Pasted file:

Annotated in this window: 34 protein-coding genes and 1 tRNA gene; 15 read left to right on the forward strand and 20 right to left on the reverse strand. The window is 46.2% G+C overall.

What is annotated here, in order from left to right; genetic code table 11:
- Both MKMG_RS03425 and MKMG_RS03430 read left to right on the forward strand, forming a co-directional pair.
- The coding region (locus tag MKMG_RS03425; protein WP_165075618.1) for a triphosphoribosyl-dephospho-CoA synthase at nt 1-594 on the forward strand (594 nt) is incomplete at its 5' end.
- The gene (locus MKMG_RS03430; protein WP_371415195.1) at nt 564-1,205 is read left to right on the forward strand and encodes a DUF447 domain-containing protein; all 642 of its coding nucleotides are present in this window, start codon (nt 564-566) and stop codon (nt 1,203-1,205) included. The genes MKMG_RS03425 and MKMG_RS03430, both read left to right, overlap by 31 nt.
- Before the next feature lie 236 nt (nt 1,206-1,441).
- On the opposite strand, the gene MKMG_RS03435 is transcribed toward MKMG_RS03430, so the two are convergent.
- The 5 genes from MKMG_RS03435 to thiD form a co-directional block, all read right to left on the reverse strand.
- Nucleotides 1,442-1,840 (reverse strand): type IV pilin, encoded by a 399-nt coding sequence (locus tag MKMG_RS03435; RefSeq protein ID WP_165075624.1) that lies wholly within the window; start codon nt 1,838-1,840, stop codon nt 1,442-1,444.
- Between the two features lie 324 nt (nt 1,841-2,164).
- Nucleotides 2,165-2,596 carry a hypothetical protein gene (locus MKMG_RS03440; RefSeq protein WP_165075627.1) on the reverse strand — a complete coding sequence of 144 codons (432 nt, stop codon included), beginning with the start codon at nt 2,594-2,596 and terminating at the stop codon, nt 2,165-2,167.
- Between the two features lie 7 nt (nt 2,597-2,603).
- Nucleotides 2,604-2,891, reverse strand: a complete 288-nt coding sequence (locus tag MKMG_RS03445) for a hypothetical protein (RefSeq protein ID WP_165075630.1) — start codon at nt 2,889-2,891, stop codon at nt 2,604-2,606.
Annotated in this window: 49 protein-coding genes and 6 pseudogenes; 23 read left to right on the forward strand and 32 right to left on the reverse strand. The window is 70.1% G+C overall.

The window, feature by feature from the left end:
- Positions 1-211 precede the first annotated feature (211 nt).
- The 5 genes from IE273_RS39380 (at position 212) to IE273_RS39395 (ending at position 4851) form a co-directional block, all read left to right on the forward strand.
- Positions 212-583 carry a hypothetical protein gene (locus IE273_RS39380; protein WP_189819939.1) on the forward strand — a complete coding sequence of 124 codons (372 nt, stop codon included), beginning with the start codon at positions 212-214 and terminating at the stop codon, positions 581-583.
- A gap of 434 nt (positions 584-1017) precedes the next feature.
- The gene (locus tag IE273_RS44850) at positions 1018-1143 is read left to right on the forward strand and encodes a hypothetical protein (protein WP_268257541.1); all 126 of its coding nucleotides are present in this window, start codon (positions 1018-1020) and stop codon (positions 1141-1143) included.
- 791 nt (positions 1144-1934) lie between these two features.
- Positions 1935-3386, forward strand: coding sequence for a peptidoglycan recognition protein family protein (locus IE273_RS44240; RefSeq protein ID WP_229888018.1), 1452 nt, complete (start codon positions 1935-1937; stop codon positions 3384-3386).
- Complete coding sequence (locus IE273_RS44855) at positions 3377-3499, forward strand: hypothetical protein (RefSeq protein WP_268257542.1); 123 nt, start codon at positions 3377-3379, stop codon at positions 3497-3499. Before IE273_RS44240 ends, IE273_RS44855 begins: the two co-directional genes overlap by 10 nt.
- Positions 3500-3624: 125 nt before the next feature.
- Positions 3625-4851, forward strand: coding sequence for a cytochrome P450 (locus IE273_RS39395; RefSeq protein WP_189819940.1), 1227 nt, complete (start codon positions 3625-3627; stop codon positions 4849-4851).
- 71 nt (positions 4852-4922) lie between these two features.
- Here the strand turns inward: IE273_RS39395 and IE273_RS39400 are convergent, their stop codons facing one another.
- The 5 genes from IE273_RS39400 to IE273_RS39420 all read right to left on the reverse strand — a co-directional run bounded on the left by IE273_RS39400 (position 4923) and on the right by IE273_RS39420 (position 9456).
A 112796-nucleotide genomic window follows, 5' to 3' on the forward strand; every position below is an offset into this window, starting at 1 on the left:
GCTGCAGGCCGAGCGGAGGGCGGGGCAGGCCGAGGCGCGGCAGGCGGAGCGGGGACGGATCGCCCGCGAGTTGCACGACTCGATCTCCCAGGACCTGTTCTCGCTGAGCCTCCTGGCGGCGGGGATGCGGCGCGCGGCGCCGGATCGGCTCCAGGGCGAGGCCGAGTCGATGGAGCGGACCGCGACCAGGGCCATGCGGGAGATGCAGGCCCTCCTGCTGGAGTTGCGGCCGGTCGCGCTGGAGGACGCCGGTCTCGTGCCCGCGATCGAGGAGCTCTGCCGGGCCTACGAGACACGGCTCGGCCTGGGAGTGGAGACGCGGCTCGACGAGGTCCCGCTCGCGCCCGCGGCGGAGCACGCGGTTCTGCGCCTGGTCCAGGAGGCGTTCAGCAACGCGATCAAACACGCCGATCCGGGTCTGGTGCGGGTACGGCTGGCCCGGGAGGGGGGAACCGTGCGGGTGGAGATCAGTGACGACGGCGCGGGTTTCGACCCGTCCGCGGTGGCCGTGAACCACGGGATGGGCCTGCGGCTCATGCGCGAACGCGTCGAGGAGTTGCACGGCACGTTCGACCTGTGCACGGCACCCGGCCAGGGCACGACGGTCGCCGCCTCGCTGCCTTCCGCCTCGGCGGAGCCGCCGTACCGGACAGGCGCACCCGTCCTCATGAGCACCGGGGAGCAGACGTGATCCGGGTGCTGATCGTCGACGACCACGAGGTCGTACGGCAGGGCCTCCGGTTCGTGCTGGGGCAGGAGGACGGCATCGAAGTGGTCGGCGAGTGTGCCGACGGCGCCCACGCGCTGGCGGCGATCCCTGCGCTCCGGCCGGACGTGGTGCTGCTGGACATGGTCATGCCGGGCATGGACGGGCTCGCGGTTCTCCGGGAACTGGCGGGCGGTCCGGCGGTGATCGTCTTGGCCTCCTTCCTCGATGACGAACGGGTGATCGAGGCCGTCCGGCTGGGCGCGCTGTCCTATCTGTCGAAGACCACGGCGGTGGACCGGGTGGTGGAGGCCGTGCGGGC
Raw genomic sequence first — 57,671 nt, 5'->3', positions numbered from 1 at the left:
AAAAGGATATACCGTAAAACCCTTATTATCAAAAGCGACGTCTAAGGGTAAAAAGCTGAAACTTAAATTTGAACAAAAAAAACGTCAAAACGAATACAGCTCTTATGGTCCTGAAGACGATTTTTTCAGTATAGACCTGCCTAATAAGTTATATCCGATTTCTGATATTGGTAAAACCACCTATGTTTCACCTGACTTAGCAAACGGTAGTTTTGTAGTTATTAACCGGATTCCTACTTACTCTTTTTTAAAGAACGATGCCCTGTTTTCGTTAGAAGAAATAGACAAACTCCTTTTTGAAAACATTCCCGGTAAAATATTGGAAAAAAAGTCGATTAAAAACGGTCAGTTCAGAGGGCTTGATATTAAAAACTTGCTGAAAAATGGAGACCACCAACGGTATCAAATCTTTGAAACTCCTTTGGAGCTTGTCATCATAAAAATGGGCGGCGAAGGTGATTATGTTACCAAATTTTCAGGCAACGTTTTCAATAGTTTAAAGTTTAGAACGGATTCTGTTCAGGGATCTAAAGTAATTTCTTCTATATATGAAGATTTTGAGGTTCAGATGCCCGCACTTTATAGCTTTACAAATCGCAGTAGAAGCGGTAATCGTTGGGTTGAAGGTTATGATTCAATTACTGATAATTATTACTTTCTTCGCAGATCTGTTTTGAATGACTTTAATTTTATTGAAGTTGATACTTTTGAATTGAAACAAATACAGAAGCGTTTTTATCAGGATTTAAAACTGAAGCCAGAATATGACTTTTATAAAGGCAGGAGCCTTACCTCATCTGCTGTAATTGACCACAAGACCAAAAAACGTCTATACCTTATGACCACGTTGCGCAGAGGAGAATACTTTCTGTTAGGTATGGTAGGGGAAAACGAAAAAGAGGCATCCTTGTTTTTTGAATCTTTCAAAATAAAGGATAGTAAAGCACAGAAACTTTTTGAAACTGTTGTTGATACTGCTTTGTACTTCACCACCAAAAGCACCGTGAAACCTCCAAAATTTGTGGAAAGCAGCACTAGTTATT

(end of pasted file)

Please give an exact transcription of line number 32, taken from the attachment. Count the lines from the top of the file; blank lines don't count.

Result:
AAAAGGATATACCGTAAAACCCTTATTATCAAAAGCGACGTCTAAGGGTAAAAAGCTGAAACTTAAATTTGAACAAAAAAAACGTCAAAACGAATACAGCTCTTATGGTCCTGAAGACGATTTTTTCAGTATAGACCTGCCTAATAAGTTATATCCGATTTCTGATATTGGTAAAACCACCTATGTTTCACCTGACTTAGCAAACGGTAGTTTTGTAGTTATTAACCGGATTCCTACTTACTCTTTTTTAAAGAACGATGCCCTGTTTTCGTTAGAAGAAATAGACAAACTCCTTTTTGAAAACATTCCCGGTAAAATATTGGAAAAAAAGTCGATTAAAAACGGTCAGTTCAGAGGGCTTGATATTAAAAACTTGCTGAAAAATGGAGACCACCAACGGTATCAAATCTTTGAAACTCCTTTGGAGCTTGTCATCATAAAAATGGGCGGCGAAGGTGATTATGTTACCAAATTTTCAGGCAACGTTTTCAATAGTTTAAAGTTTAGAACGGATTCTGTTCAGGGATCTAAAGTAATTTCTTCTATATATGAAGATTTTGAGGTTCAGATGCCCGCACTTTATAGCTTTACAAATCGCAGTAGAAGCGGTAATCGTTGGGTTGAAGGTTATGATTCAATTACTGATAATTATTACTTTCTTCGCAGATCTGTTTTGAATGACTTTAATTTTATTGAAGTTGATACTTTTGAATTGAAACAAATACAGAAGCGTTTTTATCAGGATTTAAAACTGAAGCCAGAATATGACTTTTATAAAGGCAGGAGCCTTACCTCATCTGCTGTAATTGACCACAAGACCAAAAAACGTCTATACCTTATGACCACGTTGCGCAGAGGAGAATACTTTCTGTTAGGTATGGTAGGGGAAAACGAAAAAGAGGCATCCTTGTTTTTTGAATCTTTCAAAATAAAGGATAGTAAAGCACAGAAACTTTTTGAAACTGTTGTTGATACTGCTTTGTACTTCACCACCAAAAGCACCGTGAAACCTCCAAAATTTGTGGAAAGCAGCACTAGTTATT